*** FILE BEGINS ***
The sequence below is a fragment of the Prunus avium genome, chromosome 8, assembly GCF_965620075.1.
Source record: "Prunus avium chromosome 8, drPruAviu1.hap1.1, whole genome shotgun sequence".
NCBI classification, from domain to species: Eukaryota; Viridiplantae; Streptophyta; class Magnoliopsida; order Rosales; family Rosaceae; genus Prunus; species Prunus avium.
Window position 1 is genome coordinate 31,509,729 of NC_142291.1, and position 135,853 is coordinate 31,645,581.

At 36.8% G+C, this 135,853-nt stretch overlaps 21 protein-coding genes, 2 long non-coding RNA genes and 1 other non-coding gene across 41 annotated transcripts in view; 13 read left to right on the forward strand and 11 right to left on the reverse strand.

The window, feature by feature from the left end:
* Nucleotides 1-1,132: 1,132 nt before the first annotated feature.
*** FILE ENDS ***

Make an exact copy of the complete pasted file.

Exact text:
The sequence below is a fragment of the Prunus avium genome, chromosome 8, assembly GCF_965620075.1.
Source record: "Prunus avium chromosome 8, drPruAviu1.hap1.1, whole genome shotgun sequence".
NCBI classification, from domain to species: Eukaryota; Viridiplantae; Streptophyta; class Magnoliopsida; order Rosales; family Rosaceae; genus Prunus; species Prunus avium.
Window position 1 is genome coordinate 31,509,729 of NC_142291.1, and position 135,853 is coordinate 31,645,581.

At 36.8% G+C, this 135,853-nt stretch overlaps 21 protein-coding genes, 2 long non-coding RNA genes and 1 other non-coding gene across 41 annotated transcripts in view; 13 read left to right on the forward strand and 11 right to left on the reverse strand.

The window, feature by feature from the left end:
* Nucleotides 1-1,132: 1,132 nt before the first annotated feature.